Selecting and testing a web application security scanner can feel like an overwhelming process and for good reason. There is potentially a lot a stake, and the wrong decision can have far-reaching consequences.
One of the easiest solutions is to develop a framework for making your decision – a system by which you can measure and assess potential candidates before reaching a conclusion. This post will address the more common questions and concerns that frequently come up when selecting an automated web application security scanner. We’re going to discuss a variety of factors that will help you come to a more confident decision.
We’ll break this guide into three sections. First is understanding your needs – knowing your requirements can help to narrow down the selection process early on. Then, we’ll cover some of the features that you should consider looking for in an effective scanner. And finally, we’ll discuss some of the functionality that are often essential to making a scanner both useful and effective.
Step 1: Examine Your Web Security Needs
Before you can properly test a web application security scanner, you need to outline your requirements. The goal is not to find a perfect solution, merely the most appropriate one. Not all automated security scanners offer an appropriate solution. Here is a brief list of variables and compatibility issues to consider:
- Is your application developed with Java, PHP or .NET?
- Does your app use anti-forgery tokens?
- Does your site require authentication?
- Are URL rewrites used?
- Do you require rapid scalability – how many applications do you need to monitor?
- Do you prefer a solution that is automatically maintained and updated?
- Do you require API access?
- Do you require team collaboration features?
- What kind of reporting features do you need?
Step 2: Assess the Web Scanner’s Features
There will never be a perfect answer when it comes to selecting the best scanner. You need to consider both the use application as well as the end-user. What works well for me, may not work as well for you.
Balancing U/X and Functionality
You might wonder what place user experience has in the selection process. Shouldn’t effectiveness be first and foremost? In many ways, you’d be right, but here’s the problem: A security scanner is just a tool. Its use requires input and assessment from you, the end user.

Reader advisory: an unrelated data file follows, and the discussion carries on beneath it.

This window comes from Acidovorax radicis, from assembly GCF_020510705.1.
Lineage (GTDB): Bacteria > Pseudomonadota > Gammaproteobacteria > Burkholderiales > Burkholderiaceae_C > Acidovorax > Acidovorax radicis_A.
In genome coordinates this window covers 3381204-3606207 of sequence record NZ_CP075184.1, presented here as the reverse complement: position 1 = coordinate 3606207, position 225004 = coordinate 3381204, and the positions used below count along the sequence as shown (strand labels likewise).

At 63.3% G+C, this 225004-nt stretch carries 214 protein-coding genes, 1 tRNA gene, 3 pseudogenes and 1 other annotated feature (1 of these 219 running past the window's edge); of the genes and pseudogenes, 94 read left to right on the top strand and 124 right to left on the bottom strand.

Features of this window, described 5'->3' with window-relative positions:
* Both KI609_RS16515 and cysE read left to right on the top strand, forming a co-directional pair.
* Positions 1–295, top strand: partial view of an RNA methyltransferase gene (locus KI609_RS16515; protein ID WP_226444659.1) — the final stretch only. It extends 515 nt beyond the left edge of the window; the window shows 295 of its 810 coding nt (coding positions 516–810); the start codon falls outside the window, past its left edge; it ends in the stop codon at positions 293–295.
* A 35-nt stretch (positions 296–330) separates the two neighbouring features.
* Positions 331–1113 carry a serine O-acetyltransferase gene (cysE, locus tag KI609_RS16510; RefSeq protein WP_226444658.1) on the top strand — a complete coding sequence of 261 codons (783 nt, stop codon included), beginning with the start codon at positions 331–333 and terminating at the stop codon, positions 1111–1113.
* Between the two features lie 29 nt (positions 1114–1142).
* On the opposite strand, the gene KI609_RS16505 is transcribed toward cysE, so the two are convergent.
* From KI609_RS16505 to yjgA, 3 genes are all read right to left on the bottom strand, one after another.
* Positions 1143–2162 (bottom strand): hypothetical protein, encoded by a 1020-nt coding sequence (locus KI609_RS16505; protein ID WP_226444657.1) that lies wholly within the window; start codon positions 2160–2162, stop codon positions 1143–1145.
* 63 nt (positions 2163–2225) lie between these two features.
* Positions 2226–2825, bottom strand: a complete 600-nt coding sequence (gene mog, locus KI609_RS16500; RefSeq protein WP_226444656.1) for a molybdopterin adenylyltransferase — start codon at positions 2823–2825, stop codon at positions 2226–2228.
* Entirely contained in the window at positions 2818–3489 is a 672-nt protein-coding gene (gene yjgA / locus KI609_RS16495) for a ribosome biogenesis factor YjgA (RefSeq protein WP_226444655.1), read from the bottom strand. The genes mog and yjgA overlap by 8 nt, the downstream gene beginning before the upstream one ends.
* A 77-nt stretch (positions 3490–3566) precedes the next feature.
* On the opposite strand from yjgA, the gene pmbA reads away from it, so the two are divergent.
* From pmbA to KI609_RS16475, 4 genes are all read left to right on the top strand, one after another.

That means there must be an appropriate balance between usability, and functionality/effectiveness. An application that is difficult or cumbersome to operate is rarely used to it’s full capabilities. It’s critical that the end-user feels comfortable using the scanner. At the same time, a beautiful, easy to use interface that fails to crawl your application properly, is just as ineffective as one that doesn’t get used at all.
Vulnerability Detection Capability / Security Scan Coverage
How many potential vulnerabilities does your scanner check for? While it’s important to cover the more common vulnerabilities such as Cross-Site Scripting, it’s just as important to scan for those which are less common such as the failure to secure directories. Ideally, you want a scanner that covers a broad spectrum, but that leads us to our next important consideration, continual updates.
It’s important that your scanner is relevant today, tomorrow and 6 months from now.Your security scanner should be kept updated with the most recent list of known vulnerabilities. More often than not, that means having a qualified team behind the application who are committed to staying one step ahead of hackers. The longer it takes for your scanner to be updated with the most recent vulnerabilities, the greater the risk of a security breach.